Considering the reinstatement cost of a private home

insurance-valuation-private-home
Assessing the impact of a beautiful period staircase on the appropriate buildings insurance valuation.

Wow, now that’s a staircase!

Lorna Harrington BA(Hons), MA, PGDipConsHistEnv (RICS), considers the impact of a beautiful period staircase on the appropriate buildings insurance valuation or reinstatement cost assessment.

I walked into the flat I now own and exclaimed ‘Wow, now that’s a staircase! Sell everything we have, we have to get this flat.’

The building I now live in was once a single family dwelling, later a school and now is divided into duplex flats. I fell in love with the magnificent staircase I feel so lucky to now own. To me it is the most beautiful thing in my home.

But what if my ‘block of 4 flats’ was to suffer a fire? A standard staircase costs in the region of £10,000, but that wouldn’t even get me to the 1st floor as I have 14ft high ceilings. I also wouldn’t get a solid oak staircase, nor one that is carved and has hanging pendants. An insurance value on my staircase would be in the region of £50,000.

Being an insurance professional, I studied the value of what my new home was insured for. You may be shocked to read that it was insured for half of what it should have been. If our policy had an average clause in it, then following a major loss, my neighbours and I would have found ourselves in a very sticky position. What many people don’t realise is that an average clause pays out to you the ratio of what you have been insuring for. Thus, say our property was insured for £1,000,000, but should have been insured for £2,000,000, then on a large claim of say £800,000, we would only have been paid half i.e. £400,000. Ouch! Yes that would hurt in a big way.

My home isn’t listed but it is Victorian dating from 1852. It is just the sort of flat development that absolutely needs a proper buildings insurance valuation (officially known as a reinstatement cost assessment) from experts in period buildings. There are hundreds of developments like this across the country and the last 20 years has seen a significant rise in the number of flats located within period conversions. Do you live in a converted school, hospital, warehouse or in a period mansion block? Do you have interesting period details internally, or just higher ceilings and thicker brick walls than are built today?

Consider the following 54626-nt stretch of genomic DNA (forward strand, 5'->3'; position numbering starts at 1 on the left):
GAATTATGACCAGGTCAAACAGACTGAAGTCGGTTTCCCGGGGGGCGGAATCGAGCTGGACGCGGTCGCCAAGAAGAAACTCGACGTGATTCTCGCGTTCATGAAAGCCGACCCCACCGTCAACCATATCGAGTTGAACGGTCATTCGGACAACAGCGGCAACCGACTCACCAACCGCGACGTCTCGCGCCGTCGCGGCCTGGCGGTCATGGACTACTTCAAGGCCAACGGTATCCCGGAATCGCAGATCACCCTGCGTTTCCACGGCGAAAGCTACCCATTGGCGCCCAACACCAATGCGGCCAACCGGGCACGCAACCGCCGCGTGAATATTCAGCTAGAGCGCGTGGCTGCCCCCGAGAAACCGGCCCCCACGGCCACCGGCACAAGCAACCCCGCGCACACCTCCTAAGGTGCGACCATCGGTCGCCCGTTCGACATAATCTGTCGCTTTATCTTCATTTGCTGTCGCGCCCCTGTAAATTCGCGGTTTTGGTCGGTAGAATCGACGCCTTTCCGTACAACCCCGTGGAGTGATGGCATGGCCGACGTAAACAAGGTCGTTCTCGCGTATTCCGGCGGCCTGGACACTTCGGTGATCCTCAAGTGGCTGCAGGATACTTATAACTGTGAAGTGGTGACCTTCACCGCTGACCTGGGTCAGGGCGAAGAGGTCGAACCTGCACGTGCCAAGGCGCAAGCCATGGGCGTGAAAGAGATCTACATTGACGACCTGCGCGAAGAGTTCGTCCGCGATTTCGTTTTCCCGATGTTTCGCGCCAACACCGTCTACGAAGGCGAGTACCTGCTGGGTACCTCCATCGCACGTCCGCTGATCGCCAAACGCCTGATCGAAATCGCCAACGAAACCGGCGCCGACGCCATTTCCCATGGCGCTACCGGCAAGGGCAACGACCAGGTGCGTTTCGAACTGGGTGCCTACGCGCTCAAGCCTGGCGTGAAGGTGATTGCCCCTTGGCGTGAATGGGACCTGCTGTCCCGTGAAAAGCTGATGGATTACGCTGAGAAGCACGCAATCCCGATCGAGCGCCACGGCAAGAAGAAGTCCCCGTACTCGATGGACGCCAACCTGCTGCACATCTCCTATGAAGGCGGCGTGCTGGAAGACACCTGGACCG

When assessing buildings for insurance we repeatedly see underinsurance in period buildings. If your home is falls into any of the categories listed below, you are more than likely to be under insured.

1. The building is listed

Buildings are listed because they’re of special architectural or historic interest. This means, if there’s a fire or other loss, special permission from the relevant planning authorities and agencies will be needed before rebuilding or repairs can take place. In other words, there’ll be a big fuss. Fuss tends to cost more.

2. The building is made of stone

So what’s so special about stone? Well, it costs more to build with stone. It costs more to repair and maintain stonework. And the stone may well be unique, having originally been sourced from a local quarry perhaps. Again, more hassle tends to mean more cost.

3. The building was built before 1920

Things aren’t built like they used to be. It’s true. Buildings from the past were built to last. And sorry for churning out another cliché, but you only get what you pay for. Better quality means higher costs, so older buildings are more likely to be under-insured.

4. The building has never had a proper valuation

If the sums insured are based on guess work, or they’ve been passed on by previous owners and you don’t know the source of the original valuation, then the chances are they’re wrong. Get them checked.

Some key points to consider for buildings insurance

Most insurance values for flats have been based on the cost to reconstruct in modern materials. If you live in a period building this simply won’t be enough. You need reliable buildings valuation (reinstatement cost assessment) that considers all the factors.

An old building, that appears simple, would still cost more to rebuild than its modern neighbour. Why? Perhaps the ceiling heights are greater than the modern 2.2m. More height means more bricks and basically more of everything.

Do you live in a warehouse conversion? Have you noticed the thickness of the external walls? Thicker walls take more bricks and more bricks cost more money. Look at the windows. More than likely they were bespoke to fit the precise openings. Anything bespoke costs more.

New homes aren’t built with chimneys as the main source of heat is not an open fire. If your home has open fires, original fireplaces and chimney stacks, again you may find that you are under insured.

About Lorna Harrington

Lorna Harrington is a Director of Barrett Corp & Harrington. She has 17 years experience in valuing buildings for insurance and has an RICS post graduate diploma in Conservation of the Historic Environment.

If you are concerned about where you live she is happy to be contacted on 0844 412 4495.